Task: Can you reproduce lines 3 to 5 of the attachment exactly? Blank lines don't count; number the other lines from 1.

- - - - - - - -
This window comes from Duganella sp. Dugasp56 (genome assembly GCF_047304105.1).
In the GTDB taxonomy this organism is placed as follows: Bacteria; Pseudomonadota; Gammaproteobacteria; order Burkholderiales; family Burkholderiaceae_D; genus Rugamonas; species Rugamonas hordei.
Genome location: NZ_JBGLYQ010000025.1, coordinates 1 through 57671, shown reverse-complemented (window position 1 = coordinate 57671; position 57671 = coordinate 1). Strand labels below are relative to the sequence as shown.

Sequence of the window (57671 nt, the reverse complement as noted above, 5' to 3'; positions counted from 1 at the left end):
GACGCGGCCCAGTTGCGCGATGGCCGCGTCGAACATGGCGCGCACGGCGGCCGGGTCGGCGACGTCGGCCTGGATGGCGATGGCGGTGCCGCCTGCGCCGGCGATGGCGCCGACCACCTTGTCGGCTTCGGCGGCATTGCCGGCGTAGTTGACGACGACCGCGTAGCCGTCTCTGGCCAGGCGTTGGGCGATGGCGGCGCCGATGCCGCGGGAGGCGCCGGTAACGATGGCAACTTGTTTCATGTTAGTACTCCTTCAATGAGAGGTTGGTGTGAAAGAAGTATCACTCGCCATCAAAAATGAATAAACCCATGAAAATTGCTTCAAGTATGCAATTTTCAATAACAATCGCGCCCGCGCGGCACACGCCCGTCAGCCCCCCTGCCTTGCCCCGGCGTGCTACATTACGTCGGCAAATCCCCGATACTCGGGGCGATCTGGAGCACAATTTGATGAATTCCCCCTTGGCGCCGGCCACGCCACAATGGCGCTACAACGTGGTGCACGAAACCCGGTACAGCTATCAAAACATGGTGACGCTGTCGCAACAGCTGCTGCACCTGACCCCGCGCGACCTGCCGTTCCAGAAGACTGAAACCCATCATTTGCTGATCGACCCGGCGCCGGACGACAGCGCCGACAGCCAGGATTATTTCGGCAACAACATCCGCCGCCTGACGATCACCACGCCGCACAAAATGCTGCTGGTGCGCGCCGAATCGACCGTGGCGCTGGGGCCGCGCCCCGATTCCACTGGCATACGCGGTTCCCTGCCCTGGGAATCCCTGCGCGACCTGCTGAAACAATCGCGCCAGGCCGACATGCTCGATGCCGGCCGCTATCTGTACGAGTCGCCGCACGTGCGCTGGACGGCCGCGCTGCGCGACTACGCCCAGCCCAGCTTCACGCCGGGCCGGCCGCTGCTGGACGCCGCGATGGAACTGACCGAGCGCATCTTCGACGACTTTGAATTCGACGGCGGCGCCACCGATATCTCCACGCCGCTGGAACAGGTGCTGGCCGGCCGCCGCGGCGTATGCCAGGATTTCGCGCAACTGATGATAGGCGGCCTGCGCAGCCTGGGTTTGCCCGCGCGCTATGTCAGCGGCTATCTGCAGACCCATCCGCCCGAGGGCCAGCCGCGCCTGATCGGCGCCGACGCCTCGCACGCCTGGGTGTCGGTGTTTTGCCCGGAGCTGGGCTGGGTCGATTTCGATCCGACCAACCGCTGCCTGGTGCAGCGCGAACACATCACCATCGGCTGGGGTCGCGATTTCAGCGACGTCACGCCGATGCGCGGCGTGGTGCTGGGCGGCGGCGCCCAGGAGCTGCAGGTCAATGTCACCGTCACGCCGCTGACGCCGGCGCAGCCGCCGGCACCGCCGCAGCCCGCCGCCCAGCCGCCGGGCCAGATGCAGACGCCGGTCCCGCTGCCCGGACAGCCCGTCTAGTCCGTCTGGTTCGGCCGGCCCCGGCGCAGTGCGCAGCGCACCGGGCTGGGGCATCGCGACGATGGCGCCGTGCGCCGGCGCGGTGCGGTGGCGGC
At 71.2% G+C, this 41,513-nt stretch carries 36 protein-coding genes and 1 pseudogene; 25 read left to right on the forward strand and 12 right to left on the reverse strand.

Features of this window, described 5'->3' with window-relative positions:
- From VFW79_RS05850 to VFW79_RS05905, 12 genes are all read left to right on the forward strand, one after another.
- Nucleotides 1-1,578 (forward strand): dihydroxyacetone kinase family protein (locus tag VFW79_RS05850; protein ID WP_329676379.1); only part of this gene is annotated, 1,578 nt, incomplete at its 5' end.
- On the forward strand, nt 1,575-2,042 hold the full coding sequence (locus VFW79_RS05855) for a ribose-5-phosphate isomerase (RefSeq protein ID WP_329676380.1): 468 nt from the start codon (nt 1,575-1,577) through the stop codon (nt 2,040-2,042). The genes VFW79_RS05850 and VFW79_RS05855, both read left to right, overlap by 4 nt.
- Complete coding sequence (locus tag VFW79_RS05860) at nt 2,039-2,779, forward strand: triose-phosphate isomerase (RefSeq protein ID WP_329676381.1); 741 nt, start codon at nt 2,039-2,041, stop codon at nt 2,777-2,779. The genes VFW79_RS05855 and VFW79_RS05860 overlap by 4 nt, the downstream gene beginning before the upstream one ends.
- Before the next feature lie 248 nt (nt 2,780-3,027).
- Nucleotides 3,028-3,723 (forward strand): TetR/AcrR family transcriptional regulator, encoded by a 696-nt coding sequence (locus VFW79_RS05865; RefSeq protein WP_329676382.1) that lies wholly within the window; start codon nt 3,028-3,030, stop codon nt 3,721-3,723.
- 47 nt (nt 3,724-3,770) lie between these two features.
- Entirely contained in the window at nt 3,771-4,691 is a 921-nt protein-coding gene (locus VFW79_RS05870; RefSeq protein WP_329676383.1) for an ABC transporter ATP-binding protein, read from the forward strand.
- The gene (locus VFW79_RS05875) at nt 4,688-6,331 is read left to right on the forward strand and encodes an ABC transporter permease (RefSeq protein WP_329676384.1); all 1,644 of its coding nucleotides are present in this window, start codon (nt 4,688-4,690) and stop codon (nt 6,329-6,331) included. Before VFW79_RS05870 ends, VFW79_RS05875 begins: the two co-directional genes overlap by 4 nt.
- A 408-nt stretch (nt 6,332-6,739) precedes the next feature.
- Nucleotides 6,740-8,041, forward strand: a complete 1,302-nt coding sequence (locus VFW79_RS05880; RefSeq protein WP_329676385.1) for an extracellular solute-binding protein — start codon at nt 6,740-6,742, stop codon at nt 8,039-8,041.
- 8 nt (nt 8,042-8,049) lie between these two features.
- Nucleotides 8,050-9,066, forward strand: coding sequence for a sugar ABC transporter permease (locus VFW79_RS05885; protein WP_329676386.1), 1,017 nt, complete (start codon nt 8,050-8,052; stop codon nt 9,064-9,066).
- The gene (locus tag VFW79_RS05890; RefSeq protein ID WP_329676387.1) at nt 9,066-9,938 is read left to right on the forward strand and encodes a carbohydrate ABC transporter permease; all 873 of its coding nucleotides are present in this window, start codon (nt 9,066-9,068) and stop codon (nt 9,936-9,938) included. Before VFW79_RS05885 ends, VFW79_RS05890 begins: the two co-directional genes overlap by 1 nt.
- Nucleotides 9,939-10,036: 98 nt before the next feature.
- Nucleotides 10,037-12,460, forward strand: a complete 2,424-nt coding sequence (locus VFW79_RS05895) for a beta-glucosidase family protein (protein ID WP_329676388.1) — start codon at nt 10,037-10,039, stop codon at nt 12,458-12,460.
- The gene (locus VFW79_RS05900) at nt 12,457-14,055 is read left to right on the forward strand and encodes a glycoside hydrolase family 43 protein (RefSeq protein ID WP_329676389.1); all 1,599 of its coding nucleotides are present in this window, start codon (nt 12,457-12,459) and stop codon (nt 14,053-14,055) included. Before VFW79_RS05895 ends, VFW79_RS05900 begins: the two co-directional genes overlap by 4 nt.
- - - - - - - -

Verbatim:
Genome location: NZ_JBGLYQ010000025.1, coordinates 1 through 57671, shown reverse-complemented (window position 1 = coordinate 57671; position 57671 = coordinate 1). Strand labels below are relative to the sequence as shown.

Sequence of the window (57671 nt, the reverse complement as noted above, 5' to 3'; positions counted from 1 at the left end):
GACGCGGCCCAGTTGCGCGATGGCCGCGTCGAACATGGCGCGCACGGCGGCCGGGTCGGCGACGTCGGCCTGGATGGCGATGGCGGTGCCGCCTGCGCCGGCGATGGCGCCGACCACCTTGTCGGCTTCGGCGGCATTGCCGGCGTAGTTGACGACGACCGCGTAGCCGTCTCTGGCCAGGCGTTGGGCGATGGCGGCGCCGATGCCGCGGGAGGCGCCGGTAACGATGGCAACTTGTTTCATGTTAGTACTCCTTCAATGAGAGGTTGGTGTGAAAGAAGTATCACTCGCCATCAAAAATGAATAAACCCATGAAAATTGCTTCAAGTATGCAATTTTCAATAACAATCGCGCCCGCGCGGCACACGCCCGTCAGCCCCCCTGCCTTGCCCCGGCGTGCTACATTACGTCGGCAAATCCCCGATACTCGGGGCGATCTGGAGCACAATTTGATGAATTCCCCCTTGGCGCCGGCCACGCCACAATGGCGCTACAACGTGGTGCACGAAACCCGGTACAGCTATCAAAACATGGTGACGCTGTCGCAACAGCTGCTGCACCTGACCCCGCGCGACCTGCCGTTCCAGAAGACTGAAACCCATCATTTGCTGATCGACCCGGCGCCGGACGACAGCGCCGACAGCCAGGATTATTTCGGCAACAACATCCGCCGCCTGACGATCACCACGCCGCACAAAATGCTGCTGGTGCGCGCCGAATCGACCGTGGCGCTGGGGCCGCGCCCCGATTCCACTGGCATACGCGGTTCCCTGCCCTGGGAATCCCTGCGCGACCTGCTGAAACAATCGCGCCAGGCCGACATGCTCGATGCCGGCCGCTATCTGTACGAGTCGCCGCACGTGCGCTGGACGGCCGCGCTGCGCGACTACGCCCAGCCCAGCTTCACGCCGGGCCGGCCGCTGCTGGACGCCGCGATGGAACTGACCGAGCGCATCTTCGACGACTTTGAATTCGACGGCGGCGCCACCGATATCTCCACGCCGCTGGAACAGGTGCTGGCCGGCCGCCGCGGCGTATGCCAGGATTTCGCGCAACTGATGATAGGCGGCCTGCGCAGCCTGGGTTTGCCCGCGCGCTATGTCAGCGGCTATCTGCAGACCCATCCGCCCGAGGGCCAGCCGCGCCTGATCGGCGCCGACGCCTCGCACGCCTGGGTGTCGGTGTTTTGCCCGGAGCTGGGCTGGGTCGATTTCGATCCGACCAACCGCTGCCTGGTGCAGCGCGAACACATCACCATCGGCTGGGGTCGCGATTTCAGCGACGTCACGCCGATGCGCGGCGTGGTGCTGGGCGGCGGCGCCCAGGAGCTGCAGGTCAATGTCACCGTCACGCCGCTGACGCCGGCGCAGCCGCCGGCACCGCCGCAGCCCGCCGCCCAGCCGCCGGGCCAGATGCAGACGCCGGTCCCGCTGCCCGGACAGCCCGTCTAGTCCGTCTGGTTCGGCCGGCCCCGGCGCAGTGCGCAGCGCACCGGGCTGGGGCATCGCGACGATGGCGCCGTGCGCCGGCGCGGTGCGGTGGCGGC